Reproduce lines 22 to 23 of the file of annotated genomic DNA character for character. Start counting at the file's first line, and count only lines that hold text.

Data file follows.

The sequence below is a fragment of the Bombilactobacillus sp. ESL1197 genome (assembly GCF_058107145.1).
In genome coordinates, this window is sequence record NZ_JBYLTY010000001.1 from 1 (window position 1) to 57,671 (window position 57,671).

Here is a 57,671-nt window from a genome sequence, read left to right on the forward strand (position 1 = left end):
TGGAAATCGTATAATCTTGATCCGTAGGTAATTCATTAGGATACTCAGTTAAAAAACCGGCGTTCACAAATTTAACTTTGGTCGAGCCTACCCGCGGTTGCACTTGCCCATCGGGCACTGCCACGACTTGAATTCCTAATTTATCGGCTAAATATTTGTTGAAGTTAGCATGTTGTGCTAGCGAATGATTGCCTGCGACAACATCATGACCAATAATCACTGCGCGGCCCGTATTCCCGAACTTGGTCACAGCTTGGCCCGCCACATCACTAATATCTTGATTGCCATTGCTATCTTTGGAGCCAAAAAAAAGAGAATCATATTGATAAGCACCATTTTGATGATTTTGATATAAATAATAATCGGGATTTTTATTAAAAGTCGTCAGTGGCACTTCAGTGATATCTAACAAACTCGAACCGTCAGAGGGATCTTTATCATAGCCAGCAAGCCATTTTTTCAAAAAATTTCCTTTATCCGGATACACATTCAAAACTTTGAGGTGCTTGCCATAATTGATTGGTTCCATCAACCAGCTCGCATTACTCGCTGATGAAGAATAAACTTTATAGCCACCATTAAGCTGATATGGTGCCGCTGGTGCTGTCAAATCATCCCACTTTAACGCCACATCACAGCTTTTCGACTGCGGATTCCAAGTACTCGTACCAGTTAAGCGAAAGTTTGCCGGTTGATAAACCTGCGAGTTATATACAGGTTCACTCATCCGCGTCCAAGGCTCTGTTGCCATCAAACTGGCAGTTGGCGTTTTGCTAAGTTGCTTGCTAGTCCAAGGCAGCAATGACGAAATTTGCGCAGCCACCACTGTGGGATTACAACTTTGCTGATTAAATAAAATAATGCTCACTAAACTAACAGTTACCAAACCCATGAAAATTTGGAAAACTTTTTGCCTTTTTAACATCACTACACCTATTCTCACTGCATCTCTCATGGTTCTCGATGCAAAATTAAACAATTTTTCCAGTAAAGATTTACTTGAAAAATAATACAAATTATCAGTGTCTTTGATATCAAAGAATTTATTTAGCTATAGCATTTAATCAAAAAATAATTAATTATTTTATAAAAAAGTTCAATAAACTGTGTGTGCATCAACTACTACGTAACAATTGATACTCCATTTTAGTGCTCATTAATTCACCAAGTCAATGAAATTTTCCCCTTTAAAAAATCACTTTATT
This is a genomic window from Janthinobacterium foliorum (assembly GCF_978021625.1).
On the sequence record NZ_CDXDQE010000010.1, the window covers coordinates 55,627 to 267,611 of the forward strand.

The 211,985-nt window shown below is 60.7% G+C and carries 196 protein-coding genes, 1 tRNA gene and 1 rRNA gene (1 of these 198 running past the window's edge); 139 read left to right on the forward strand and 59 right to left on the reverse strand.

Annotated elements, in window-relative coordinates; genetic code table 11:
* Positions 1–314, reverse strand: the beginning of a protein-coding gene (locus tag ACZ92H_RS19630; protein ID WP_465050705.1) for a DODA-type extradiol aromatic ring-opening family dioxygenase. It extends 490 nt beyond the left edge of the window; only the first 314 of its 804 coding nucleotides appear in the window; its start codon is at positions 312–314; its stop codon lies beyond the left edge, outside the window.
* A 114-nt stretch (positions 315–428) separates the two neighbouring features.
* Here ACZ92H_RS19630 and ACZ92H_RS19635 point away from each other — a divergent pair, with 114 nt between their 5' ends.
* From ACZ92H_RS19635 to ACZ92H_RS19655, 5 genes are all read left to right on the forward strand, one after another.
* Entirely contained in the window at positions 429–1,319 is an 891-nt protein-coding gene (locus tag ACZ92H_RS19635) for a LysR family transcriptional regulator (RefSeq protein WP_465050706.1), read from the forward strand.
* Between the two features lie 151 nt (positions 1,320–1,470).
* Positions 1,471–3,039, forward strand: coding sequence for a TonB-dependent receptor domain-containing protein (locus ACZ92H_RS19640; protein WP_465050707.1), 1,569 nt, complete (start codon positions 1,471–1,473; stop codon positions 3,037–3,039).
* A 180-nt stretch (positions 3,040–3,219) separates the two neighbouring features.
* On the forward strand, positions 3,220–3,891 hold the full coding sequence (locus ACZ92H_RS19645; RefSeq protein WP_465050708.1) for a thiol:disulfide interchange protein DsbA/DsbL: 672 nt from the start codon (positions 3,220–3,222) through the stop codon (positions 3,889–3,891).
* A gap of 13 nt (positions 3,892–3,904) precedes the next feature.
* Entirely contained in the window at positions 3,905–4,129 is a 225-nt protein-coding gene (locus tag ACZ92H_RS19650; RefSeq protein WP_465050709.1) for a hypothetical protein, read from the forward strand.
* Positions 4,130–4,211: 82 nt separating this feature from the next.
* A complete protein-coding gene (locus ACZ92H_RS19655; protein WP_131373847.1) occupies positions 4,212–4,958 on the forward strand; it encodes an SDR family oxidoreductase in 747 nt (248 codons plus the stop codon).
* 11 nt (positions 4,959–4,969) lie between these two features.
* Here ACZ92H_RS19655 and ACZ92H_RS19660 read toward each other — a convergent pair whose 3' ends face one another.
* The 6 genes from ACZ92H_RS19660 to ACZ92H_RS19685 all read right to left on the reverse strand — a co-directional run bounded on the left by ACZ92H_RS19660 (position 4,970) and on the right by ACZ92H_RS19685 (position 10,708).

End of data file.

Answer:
* 11 nt (positions 4,959–4,969) lie between these two features.
* Here ACZ92H_RS19655 and ACZ92H_RS19660 read toward each other — a convergent pair whose 3' ends face one another.